The Bankwatch

Tracking the consumer evolution of financial services

World Retail Banking Report 2013 | CapGemini / EFMA

The new CapGemini/ Efma World Retail Banking report is out today. This is the 3rd annual. 

A link to the full report, press release and infographic can be found here.  Its 40 pages and worth the study for anyone in bank channel strategy and management.

Paris, New York – April 23, 2013 –  Within the next six months, ten percent of retail banking customers surveyed globally will likely leave their bank and an additional 41 percent of customers say they are unsure if they will stay or go finds the tenth annual World Retail Banking Report 2013 (WRBR 2013) released today by Capgemini and Efma. To re-build the customer-bank relationship, opportunity exists for banks to become more customer-centric by leveraging vast amounts of customer data and by further developing mobile capabilities to create more personal interactions. The cornerstone of the WRBR 2013 is its extensive customer survey and Customer Experience Index (CEI)[1] which measures perceptions of 18,000 customers in 35 markets about the factors that matter most to them across channels, transactions and products.

 

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The report is an interesting of assessment of banks customer experience around the world, and development of potential solutions.

The is a great definition of the problem banks face in the commoditization of their products.

Banks have historically had difficulty distinguishing
their products from one another, and in recent years the
problem has only intensified. The look and feel of basic
banking products has remained largely the same, with
very little innovation forged in terms of linking products
or developing them outside their traditional silos.
Attempts to differentiate on price too have been curtailed
in recent years due to regulatory and cost pressures that
are keeping rates universally low.

As new channels have become available, the industry has
moved in lockstep to add them, creating an environment
in which most banks have at least a presence in every one.
The sole exception may be mobile, which the industry
is currently in the process of broadly adopting. The
retail delivery ideal has evolved into being able to make
any product available through any channel at any time.
However, banks often bolted on new channels instead of
fully integrating them with existing ones.

It then goes on to  speak about what interests me and the various channels and how banks can improve their customer experience there, versus what many have done and merely bolted on new channels, particularly mobile and merely presenting similar offerrings.

Where the Customer Experience Index (CEI) improved the most, credit is given to improvements in mobile and telephone. (Philippines & Portugal).

Next is the positive correlation between understaning of customer needs and customer experience.

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Finally the link is made between knowing the customers needs through data and using that data to support the channels appropriately.

The focus really turns to mobile and rightly so.

The correlation between age and positive experience seen
for branch and internet banking does not hold true in the
case of mobile banking. Because they are less familiar
with the full array of mobile functionality, customers of
all ages have a lower tendency of positive experience with
mobile. In addition, increasing age appears to have little
relation with more positive outcomes in mobile as in the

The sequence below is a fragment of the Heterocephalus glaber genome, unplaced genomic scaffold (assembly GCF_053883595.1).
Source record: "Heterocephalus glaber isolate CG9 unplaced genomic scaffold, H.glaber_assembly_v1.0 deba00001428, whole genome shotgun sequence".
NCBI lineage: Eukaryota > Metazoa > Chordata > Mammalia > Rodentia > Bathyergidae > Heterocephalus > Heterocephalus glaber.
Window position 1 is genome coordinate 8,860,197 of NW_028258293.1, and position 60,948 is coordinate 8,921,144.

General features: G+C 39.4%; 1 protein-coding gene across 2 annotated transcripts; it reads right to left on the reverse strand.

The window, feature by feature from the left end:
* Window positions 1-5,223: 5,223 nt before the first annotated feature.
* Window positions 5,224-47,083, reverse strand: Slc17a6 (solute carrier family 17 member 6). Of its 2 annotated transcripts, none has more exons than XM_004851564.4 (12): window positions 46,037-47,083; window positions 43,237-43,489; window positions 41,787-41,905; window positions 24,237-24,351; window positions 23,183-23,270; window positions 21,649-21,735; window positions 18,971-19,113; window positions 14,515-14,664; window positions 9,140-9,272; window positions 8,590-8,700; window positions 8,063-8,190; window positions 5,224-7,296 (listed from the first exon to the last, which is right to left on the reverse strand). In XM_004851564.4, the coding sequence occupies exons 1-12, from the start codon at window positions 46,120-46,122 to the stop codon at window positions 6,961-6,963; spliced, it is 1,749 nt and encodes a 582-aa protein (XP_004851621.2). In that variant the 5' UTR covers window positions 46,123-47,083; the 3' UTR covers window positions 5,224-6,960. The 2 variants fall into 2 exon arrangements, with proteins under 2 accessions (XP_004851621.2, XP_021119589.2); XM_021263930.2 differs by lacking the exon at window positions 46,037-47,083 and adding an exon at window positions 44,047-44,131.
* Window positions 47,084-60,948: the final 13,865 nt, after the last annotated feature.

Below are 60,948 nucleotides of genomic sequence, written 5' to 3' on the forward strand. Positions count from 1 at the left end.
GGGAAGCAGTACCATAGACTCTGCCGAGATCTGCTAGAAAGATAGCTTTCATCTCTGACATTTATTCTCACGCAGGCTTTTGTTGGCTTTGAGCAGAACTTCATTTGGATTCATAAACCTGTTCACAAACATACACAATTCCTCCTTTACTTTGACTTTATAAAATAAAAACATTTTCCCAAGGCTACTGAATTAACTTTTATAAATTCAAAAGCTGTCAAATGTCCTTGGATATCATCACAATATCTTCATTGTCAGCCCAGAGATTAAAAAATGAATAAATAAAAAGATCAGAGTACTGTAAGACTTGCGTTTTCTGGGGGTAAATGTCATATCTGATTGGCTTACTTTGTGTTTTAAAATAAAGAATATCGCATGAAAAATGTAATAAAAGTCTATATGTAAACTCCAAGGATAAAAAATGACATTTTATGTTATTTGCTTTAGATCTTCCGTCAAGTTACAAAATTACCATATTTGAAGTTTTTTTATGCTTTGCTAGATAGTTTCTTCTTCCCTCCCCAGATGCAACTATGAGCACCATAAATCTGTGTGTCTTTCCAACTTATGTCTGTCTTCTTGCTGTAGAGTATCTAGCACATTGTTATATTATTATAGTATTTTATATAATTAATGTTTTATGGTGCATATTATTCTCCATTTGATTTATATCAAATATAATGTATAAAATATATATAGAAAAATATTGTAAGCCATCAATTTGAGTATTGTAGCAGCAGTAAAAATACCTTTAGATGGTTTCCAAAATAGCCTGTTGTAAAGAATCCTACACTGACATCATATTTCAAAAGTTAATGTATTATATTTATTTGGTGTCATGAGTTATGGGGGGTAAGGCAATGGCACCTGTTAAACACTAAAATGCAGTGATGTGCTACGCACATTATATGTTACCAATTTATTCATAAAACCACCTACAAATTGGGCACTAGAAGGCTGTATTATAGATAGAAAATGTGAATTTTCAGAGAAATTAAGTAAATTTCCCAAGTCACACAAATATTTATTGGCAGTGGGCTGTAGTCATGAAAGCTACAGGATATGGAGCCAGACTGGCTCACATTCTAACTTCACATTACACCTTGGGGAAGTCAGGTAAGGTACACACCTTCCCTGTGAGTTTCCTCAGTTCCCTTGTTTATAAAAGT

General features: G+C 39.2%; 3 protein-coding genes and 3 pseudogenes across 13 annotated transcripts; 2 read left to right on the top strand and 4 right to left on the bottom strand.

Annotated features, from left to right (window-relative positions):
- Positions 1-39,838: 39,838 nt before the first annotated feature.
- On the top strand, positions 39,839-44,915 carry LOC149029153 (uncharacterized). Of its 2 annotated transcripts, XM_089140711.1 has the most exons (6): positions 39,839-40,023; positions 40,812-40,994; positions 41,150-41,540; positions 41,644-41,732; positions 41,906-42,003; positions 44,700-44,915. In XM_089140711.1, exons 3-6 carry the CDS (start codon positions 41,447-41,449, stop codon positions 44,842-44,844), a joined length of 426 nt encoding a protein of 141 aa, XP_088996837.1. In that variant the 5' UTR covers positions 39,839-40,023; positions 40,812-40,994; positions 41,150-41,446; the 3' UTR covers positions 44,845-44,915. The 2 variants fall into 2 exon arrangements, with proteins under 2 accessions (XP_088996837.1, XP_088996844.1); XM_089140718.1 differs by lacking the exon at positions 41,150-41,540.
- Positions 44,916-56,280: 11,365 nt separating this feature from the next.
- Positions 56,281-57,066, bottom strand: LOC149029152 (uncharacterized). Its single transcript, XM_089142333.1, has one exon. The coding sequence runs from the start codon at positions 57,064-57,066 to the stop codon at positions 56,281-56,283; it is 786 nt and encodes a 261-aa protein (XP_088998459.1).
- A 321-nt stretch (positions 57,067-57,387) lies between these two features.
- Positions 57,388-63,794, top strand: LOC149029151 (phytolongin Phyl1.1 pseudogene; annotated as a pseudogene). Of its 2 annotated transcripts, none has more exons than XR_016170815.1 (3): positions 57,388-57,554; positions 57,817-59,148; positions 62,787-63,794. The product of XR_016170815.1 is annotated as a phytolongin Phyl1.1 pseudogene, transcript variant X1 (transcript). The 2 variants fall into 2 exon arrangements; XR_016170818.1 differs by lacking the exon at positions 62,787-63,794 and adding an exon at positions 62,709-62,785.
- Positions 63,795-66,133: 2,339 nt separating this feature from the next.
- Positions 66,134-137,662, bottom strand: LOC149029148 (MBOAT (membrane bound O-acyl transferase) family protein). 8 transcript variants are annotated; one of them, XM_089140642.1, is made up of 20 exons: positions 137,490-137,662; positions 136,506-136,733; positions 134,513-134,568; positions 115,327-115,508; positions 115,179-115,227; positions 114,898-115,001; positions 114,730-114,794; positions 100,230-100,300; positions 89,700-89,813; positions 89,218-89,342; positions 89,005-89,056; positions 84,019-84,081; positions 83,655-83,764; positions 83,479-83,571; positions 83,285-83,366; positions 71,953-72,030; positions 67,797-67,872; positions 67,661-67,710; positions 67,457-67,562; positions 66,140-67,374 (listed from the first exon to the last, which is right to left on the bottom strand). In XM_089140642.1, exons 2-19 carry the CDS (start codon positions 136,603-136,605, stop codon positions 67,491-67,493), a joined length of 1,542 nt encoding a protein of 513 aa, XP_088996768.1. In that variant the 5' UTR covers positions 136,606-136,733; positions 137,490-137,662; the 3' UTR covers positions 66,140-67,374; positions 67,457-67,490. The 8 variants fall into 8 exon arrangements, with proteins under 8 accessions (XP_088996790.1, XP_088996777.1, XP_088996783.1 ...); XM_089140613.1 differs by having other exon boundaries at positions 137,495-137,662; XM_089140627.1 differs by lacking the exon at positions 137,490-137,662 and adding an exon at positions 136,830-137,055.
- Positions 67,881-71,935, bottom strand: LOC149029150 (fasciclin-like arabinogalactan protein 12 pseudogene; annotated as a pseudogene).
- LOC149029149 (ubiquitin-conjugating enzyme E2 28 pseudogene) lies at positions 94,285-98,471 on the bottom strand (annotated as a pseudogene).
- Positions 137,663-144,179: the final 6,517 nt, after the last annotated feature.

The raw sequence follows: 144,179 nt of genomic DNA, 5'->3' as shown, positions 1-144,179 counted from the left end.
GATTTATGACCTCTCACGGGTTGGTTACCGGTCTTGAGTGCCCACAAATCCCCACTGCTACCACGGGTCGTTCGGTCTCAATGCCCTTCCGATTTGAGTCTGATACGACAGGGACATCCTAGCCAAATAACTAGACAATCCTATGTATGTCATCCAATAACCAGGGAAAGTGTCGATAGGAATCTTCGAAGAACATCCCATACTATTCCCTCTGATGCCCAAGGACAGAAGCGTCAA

other channels. In North America, for example, 34% of
older customers have positive experiences with mobile,
compared to 41% of younger ones. As banks continue to
make investments in improving their mobile capabilities,
the overall number of customers with positive experiences
associated with the channel is expected to grow.

There is determined to be a direct correlation between Customer Experience and Product Channel fit.

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The report assesses the digital maturity of banks based on their finding that:

The study found that a firm’s level of digital maturity
is strongly correlated to its profitability and efficiency.

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Banks rank high with 35% in the upper right quadrant.  Mind you that means 65% are not there.

Interestingly the challenge facing banks is quite similar to that facing FaceBook and Google.  But banks have an important asset that those two do not … customer specific data.

The next frontier for mobility is to use the mobile
platform to enhance marketing and sales. Banks already
are using mobile messages to welcome customers and
inform them of new products.

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Finally the report follows through to the logical conclusion

Becoming a Customer-Centric Bank by Leveraging Data

 

Banks have access to more customer data than ever before and this must be more effectively
utilized for relationship-building to succeed in the future.

  • ƒƒBanks today have tremendous amounts of customer data available to them, but are able to
    successfully leverage only a small fraction of it for delivering actionable business insights.
  • ƒƒExtraction and cleaning of data is as important as analyzing it to gain customer insights.
  • ƒƒBefore technology investments are made, firms need to be more successful at defining business
    objectives and aligning the necessary technology to support those goals.

The remainder of the report provides a useful discussion on the nature of data that Banks’ possess and makes the case for a more rigorous and scientific data driven strategy to support customer experience in the channels, and particularly mobile and online.

Written by Colin Henderson

April 23, 2013 at 23:15

Posted in Uncategorized

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